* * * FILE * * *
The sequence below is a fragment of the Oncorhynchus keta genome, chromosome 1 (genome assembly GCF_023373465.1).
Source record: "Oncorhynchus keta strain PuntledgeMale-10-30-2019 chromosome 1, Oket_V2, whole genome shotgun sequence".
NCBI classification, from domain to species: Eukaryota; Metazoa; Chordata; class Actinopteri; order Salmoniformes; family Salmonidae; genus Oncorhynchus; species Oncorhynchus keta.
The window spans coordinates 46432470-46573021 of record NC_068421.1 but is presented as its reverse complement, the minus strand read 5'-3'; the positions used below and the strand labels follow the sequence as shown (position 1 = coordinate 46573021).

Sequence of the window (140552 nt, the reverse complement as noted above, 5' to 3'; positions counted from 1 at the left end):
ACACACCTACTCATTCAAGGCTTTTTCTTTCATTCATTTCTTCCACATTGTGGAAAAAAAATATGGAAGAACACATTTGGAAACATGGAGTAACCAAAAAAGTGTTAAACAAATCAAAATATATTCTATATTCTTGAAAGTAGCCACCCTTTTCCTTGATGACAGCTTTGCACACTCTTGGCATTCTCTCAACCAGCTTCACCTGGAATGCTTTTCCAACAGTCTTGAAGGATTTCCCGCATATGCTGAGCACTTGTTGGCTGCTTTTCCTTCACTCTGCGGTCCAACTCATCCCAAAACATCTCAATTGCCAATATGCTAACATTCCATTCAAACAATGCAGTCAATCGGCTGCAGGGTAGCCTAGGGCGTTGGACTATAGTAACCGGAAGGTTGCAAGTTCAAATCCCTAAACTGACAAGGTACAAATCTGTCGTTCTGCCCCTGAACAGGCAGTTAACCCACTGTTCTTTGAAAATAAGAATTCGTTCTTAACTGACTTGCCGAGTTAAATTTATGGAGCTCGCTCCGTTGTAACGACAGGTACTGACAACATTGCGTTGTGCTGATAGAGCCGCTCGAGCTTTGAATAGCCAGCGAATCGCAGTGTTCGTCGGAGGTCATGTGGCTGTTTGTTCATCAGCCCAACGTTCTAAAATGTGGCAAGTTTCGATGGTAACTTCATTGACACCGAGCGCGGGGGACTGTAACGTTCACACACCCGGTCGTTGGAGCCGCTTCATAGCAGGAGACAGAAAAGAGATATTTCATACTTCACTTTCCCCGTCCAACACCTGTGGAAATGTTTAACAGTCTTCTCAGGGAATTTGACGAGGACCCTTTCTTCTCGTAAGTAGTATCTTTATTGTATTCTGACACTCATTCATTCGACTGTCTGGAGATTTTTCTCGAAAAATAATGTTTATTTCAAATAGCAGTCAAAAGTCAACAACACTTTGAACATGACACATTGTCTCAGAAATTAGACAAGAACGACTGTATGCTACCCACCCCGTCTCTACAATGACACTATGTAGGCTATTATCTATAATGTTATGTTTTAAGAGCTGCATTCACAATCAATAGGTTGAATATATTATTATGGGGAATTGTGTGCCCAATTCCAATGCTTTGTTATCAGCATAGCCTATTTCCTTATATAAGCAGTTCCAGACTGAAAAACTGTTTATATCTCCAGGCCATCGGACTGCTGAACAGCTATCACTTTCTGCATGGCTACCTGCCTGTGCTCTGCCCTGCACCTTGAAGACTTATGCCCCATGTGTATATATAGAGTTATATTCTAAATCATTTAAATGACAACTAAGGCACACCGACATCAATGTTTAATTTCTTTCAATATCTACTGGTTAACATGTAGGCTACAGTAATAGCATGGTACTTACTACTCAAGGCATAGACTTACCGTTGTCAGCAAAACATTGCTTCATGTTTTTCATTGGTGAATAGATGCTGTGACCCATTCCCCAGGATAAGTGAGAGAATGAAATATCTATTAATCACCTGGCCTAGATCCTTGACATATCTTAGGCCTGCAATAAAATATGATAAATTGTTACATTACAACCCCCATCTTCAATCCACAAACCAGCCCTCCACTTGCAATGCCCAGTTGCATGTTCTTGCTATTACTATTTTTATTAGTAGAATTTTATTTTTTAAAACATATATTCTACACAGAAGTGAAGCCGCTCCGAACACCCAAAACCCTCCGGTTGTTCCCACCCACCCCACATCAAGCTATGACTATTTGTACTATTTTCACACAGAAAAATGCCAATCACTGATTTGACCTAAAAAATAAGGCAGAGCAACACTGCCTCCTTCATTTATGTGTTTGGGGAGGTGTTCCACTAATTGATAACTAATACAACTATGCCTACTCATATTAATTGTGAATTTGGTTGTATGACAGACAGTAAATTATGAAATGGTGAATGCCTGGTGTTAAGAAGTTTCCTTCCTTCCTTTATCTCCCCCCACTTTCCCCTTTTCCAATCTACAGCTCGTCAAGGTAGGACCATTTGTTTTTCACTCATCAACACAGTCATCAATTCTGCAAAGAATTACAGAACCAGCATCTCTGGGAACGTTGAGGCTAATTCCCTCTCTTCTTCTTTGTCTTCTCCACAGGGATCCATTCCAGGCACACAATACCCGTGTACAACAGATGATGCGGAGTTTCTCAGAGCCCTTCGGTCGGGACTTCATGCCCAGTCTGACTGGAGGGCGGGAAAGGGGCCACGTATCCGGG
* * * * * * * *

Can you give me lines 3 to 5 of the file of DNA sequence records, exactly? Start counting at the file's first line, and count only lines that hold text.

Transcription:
NCBI classification, from domain to species: Eukaryota; Metazoa; Chordata; class Actinopteri; order Salmoniformes; family Salmonidae; genus Oncorhynchus; species Oncorhynchus keta.
The window spans coordinates 46432470-46573021 of record NC_068421.1 but is presented as its reverse complement, the minus strand read 5'-3'; the positions used below and the strand labels follow the sequence as shown (position 1 = coordinate 46573021).

Sequence of the window (140552 nt, the reverse complement as noted above, 5' to 3'; positions counted from 1 at the left end):